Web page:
On December 3, 2017, the National Association of Insurance Commissioners (“NAIC”) Cybersecurity (EX) Working Group met and noted that the U.S. Department of the Treasury has recommended that states nationwide work to implement NAIC’s recently adopted Insurance Data Security Model Law (“Model Law”). The full text of the Model Law is available at NAIC.org and can be found here. The Model Law sets standards and best practices for insurers to follow as they safeguard consumers’ data, and it closely follows the New York State Department of Financial Services (“NYDFS”) Cybersecurity Regulation, 23 NYCRR 500, which was adopted earlier this year and applies to those regulated or licensed under New York insurance, banking or finance laws. In short, those in the insurance industry need to take action to develop cybersecurity programs and procedures.
What is NAIC?
NAIC is composed of insurance regulators from each of the 50 states, the District of Columbia and five U.S. territories. Although NAIC’s membership is made up of state insurance regulators, NAIC itself is a non-governmental organization that works to establish a comprehensive and coordinated set of nationwide standards for insurance regulatory matters and best practices to be adopted or implemented by individual state insurance regulators suitable to their own state’s needs. Thus, NAIC’s adoption of the Model Law signals that state insurance regulators nationwide are taking cyberthreats seriously and expecting that industry participants will take appropriate measures to safeguard consumers’ data.
Development of the Model Rule
In 2014, NAIC established its Cybersecurity Task Force in response to the types of information stored by insurance companies. In 2016, the Cybersecurity Task Force began drafting the Model Law to establish uniform standards for data security applicable to the insurance sector. Several versions of the Model Law proceeded through the NAIC Innovation and Technology (EX) Task Force and the Cybersecurity (EX) Working Group. Ultimately, in October 2017, NAIC adopted the Insurance Data Security Model Law to create information security standards for the insurance sector.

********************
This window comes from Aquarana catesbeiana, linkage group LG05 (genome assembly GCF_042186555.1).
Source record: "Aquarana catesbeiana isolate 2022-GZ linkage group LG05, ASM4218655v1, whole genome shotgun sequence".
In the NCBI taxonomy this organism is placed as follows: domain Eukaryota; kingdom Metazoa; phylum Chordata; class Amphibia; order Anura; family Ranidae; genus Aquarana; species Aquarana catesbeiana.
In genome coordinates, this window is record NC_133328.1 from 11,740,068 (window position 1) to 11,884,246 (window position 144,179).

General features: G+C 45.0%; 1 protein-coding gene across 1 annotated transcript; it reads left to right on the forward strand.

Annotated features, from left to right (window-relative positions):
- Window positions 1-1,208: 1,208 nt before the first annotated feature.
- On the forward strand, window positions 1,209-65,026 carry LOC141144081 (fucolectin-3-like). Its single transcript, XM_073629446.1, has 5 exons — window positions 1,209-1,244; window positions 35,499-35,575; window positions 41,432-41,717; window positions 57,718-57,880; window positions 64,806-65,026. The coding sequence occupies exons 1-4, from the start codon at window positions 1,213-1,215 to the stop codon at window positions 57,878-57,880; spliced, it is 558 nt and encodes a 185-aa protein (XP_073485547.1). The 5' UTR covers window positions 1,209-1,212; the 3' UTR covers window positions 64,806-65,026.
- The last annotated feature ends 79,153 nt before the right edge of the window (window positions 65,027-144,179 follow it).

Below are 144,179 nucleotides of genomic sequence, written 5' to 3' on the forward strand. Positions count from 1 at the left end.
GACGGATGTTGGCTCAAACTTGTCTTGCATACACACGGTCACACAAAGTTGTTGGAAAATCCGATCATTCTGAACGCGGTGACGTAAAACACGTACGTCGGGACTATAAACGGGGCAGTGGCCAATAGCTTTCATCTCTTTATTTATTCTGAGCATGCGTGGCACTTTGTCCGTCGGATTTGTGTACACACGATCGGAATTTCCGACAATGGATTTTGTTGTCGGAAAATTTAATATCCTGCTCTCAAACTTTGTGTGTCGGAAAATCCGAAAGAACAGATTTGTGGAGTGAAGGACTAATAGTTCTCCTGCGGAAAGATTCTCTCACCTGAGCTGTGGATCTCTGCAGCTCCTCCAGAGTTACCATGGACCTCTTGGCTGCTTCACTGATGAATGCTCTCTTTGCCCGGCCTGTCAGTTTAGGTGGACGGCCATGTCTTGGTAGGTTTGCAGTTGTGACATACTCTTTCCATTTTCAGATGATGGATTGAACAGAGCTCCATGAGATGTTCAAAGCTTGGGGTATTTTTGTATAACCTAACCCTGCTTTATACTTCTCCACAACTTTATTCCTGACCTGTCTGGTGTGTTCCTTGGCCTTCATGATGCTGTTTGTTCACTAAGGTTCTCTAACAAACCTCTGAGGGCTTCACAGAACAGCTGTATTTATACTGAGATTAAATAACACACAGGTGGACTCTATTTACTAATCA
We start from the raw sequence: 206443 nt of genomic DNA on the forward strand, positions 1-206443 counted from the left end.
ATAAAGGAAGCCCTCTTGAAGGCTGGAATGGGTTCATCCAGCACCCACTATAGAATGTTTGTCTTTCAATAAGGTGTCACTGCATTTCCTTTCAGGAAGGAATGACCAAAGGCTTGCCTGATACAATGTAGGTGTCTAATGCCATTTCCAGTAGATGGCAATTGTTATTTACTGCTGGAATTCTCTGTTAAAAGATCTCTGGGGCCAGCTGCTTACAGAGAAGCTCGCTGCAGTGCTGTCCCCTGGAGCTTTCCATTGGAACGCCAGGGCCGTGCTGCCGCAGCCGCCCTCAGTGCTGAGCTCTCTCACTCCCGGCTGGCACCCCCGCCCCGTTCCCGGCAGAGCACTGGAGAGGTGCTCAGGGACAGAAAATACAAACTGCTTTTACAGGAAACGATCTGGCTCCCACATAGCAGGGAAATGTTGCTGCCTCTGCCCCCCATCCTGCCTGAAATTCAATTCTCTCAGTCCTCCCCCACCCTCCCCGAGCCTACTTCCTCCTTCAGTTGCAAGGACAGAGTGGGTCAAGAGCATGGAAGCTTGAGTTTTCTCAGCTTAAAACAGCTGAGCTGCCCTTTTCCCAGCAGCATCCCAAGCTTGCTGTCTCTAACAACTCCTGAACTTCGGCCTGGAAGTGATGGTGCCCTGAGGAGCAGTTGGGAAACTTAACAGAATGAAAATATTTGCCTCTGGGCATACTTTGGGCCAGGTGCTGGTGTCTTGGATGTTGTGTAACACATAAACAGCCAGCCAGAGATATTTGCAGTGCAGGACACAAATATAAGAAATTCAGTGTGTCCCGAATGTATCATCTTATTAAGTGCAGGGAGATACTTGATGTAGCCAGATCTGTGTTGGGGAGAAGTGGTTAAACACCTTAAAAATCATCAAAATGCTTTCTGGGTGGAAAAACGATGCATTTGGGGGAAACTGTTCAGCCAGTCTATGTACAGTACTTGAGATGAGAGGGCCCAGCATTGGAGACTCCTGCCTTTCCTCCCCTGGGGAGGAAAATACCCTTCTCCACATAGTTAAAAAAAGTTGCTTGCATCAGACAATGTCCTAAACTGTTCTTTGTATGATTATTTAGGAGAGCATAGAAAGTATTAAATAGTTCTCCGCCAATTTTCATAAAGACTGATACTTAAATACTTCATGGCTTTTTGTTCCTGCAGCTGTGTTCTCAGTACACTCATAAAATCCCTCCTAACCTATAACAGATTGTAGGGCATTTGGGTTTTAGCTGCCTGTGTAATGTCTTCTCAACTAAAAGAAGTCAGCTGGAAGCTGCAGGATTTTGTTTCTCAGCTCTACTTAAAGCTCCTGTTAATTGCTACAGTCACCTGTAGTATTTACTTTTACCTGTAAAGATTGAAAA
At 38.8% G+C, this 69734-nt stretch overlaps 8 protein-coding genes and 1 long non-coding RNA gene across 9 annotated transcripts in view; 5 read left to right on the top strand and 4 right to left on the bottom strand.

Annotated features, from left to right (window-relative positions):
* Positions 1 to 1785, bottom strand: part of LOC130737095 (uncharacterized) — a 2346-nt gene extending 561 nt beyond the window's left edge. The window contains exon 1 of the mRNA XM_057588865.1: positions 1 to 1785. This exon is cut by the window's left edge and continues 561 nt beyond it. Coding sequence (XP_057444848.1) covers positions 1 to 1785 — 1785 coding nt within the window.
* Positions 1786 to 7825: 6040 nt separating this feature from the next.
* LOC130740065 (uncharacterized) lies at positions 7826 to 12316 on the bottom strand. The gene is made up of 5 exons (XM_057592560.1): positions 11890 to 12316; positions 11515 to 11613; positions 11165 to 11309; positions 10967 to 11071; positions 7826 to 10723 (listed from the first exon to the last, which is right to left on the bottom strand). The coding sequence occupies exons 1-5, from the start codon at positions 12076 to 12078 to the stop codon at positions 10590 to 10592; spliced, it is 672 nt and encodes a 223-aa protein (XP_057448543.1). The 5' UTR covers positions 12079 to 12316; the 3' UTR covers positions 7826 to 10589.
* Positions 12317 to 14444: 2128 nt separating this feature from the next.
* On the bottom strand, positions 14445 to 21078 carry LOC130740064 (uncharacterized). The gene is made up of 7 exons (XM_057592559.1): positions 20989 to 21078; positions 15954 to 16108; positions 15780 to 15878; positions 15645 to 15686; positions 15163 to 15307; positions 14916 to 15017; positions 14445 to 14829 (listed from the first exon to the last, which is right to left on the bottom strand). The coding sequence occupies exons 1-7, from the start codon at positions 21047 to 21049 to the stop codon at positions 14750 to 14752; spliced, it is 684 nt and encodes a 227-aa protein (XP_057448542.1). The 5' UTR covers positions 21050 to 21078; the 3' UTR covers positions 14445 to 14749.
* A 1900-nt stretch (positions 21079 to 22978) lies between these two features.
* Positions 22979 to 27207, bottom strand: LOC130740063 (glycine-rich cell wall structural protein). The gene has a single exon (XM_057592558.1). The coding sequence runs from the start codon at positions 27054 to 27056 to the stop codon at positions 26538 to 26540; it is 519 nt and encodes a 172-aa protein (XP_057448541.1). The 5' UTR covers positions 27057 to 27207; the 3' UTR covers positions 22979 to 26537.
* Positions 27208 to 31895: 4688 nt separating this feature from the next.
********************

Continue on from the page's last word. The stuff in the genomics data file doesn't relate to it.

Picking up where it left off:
During the time NAIC’s Cybersecurity Task Force was developing the Model Rule, NYDFS was also developing a cybersecurity regulation, which was adopted in March 2017. The NYDFS Cybersecurity Regulation requires, in part, that those regulated by New York’s banking, finance and insurance laws must implement and maintain a robust cybersecurity program, including incident response policies, cybersecurity personnel, cyber risk assessments, relevant cybersecurity training and compliance with reporting obligations in the wake of a data security incident. Because NYDFS is responsible for supervising all insurance companies that do business in New York, many insurance companies that began to comply with the NYDFS Cybersecurity Regulation have a head start on adopting policies and practices that are promoted under NAIC’s Model Law.
Key Features of the Model Law
The Model Law is directed to insurers, brokers and other state-regulated entities, and it promotes the maintenance of an information security program based on ongoing risk assessment, oversight of third-party service providers, investigations of data breaches and notification to regulators in the event of a cybersecurity incident. State legislatures can now choose to adopt and implement the Model Law in its entirety or to tailor its provisions to the individual needs of a particular state’s insurance market.
Those in the insurance industry should be familiar with the NAIC Model Law and the NYDFS Cybersecurity Regulation. Policies concerning data security and privacy should be in place and, among other things, contracts should be reviewed concerning third-party vendors’ maintenance of protected information and other data (e.g., IT service providers, data storage and cloud providers). Insurance industry participants should associate themselves with advisors experienced in this space and take meaningful steps now to comply with the new standards within the industry.